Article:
Given that access to raw materials is seen as good, buyers may not be willing to pay more than they currently do, and it will be difficult to get producers of ingredients to pay extra for optimal handling or for getting the trawler fleet to land greater quantities. Moreover, although Norwegian raw materials are mainly used, competition from other fisheries may increase if it becomes more viable to base production on frozen raw materials, which is another factor that could affect prices.
Which markets are most important?
There is a big global market for residual raw materials from marine industries, in both ingredients and finished products. Most of the producers of marine ingredients have their main markets beyond Norway’s borders. China and North America are mentioned as particularly important. Customers range from feed manufacturers for fur and fish farms, through manufacturers of health and beauty products, to clothes factories and international food producers.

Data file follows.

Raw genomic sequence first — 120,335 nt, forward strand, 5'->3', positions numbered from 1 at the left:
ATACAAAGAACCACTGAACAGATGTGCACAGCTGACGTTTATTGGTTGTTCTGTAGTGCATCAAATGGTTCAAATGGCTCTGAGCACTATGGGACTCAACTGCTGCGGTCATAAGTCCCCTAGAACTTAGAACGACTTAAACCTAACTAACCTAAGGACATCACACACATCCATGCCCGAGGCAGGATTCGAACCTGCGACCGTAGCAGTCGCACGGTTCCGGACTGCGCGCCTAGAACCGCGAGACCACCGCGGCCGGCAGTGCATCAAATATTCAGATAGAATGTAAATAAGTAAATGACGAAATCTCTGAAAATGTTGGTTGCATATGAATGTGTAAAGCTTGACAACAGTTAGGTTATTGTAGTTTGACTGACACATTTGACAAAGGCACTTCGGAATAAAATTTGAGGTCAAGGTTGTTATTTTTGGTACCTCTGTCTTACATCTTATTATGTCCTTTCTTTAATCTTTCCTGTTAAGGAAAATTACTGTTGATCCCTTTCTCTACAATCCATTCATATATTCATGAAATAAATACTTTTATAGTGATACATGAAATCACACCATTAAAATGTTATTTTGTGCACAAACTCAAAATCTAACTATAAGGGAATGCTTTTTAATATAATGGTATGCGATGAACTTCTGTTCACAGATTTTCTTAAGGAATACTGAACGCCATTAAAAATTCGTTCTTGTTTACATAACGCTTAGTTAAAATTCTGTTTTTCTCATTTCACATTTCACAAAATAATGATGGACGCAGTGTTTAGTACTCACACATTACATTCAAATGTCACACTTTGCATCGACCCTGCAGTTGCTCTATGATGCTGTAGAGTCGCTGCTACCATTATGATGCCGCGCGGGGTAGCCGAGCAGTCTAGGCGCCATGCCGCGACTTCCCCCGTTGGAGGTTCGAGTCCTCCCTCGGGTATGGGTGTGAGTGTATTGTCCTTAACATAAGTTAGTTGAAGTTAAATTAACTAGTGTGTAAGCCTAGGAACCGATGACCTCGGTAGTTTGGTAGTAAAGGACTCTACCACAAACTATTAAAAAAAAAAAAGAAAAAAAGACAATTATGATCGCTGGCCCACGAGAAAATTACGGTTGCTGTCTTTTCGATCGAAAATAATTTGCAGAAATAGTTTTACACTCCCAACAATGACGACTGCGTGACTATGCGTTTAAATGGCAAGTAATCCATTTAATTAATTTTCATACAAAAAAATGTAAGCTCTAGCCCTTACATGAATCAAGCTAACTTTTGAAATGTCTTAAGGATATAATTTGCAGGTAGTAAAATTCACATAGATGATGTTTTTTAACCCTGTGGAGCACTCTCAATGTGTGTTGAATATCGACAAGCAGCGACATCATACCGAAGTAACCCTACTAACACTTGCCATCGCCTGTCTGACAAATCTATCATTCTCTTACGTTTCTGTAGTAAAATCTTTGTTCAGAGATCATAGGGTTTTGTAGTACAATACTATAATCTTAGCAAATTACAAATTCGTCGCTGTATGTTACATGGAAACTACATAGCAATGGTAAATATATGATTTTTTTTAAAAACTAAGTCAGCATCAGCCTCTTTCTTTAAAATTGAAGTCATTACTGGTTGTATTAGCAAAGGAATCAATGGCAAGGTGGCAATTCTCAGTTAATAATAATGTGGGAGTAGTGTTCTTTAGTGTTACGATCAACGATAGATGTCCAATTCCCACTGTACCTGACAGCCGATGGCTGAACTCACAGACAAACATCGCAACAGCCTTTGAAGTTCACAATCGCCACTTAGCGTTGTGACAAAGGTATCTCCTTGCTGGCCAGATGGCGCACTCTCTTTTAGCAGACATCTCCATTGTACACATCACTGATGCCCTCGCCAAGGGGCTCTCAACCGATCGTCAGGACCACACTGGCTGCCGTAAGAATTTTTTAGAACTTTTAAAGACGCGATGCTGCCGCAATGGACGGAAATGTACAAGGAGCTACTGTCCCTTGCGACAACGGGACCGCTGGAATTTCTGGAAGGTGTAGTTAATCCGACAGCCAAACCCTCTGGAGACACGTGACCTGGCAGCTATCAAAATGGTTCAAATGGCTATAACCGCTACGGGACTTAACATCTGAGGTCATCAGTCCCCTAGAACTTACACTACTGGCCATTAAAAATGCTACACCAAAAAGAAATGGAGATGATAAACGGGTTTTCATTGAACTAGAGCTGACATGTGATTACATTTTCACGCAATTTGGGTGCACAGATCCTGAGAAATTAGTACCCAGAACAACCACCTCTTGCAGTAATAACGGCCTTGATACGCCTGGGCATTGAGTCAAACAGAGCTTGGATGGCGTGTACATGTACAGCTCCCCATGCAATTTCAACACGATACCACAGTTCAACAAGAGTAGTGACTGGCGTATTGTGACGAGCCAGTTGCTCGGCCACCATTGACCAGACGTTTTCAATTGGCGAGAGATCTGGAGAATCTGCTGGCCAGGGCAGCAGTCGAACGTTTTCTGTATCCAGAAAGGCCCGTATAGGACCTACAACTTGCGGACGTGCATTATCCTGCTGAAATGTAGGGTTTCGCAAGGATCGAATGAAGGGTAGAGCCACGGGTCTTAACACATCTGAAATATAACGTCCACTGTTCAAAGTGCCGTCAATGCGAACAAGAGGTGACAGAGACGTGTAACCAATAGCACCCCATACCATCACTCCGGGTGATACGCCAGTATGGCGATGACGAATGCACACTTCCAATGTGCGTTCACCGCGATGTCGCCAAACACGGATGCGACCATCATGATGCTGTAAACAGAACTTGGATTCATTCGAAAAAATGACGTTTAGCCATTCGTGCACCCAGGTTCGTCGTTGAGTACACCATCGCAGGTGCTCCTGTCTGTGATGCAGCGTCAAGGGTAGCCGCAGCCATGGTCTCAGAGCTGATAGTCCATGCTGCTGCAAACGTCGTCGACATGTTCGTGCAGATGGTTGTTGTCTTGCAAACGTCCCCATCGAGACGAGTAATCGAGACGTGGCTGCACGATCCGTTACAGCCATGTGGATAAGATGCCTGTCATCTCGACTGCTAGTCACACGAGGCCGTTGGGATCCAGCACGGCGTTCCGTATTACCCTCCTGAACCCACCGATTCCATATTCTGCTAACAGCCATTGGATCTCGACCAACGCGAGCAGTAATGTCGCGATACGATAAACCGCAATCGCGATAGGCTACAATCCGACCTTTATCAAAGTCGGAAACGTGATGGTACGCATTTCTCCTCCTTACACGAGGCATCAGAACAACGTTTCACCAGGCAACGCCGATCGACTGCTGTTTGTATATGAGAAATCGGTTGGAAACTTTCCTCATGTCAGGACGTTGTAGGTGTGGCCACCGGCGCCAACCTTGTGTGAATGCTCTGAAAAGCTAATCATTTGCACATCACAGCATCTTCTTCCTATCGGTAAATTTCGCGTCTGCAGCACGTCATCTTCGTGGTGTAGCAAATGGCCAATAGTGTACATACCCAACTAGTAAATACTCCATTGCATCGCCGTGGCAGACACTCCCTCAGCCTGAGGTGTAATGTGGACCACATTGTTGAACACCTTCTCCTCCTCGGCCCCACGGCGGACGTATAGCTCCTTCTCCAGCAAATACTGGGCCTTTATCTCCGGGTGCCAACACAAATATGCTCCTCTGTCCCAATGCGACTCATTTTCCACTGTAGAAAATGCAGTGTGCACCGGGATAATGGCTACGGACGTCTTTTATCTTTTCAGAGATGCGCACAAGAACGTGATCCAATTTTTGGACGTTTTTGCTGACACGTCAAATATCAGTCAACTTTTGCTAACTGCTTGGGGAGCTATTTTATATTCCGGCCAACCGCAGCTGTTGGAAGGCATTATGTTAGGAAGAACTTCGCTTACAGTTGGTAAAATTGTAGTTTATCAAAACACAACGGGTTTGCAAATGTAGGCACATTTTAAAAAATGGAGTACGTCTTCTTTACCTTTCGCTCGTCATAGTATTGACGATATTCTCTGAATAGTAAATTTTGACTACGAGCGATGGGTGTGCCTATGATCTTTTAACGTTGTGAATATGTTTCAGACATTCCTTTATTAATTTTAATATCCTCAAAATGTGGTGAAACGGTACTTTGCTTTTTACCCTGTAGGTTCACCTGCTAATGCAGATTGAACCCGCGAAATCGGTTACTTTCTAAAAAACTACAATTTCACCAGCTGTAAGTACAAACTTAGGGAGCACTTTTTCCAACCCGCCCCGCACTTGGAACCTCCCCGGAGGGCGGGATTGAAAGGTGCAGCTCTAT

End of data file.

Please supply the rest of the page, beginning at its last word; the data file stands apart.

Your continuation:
Currently, the main buyers of residual raw materials from marine industries are producers of intermediate ingredients and the companies that use them to make finished products. They target the markets for nutritional products, cosmetics and pharmaceutical products.
Strict requirements relating to products and production processes, as well as the approval processes involved, make it hard to serve the pharmaceutical market. The products involved are used as medication and their effectiveness must be documented. Most of the companies in our selection have therefore chosen to target other markets.
Few Norwegian companies target the cosmetics industry.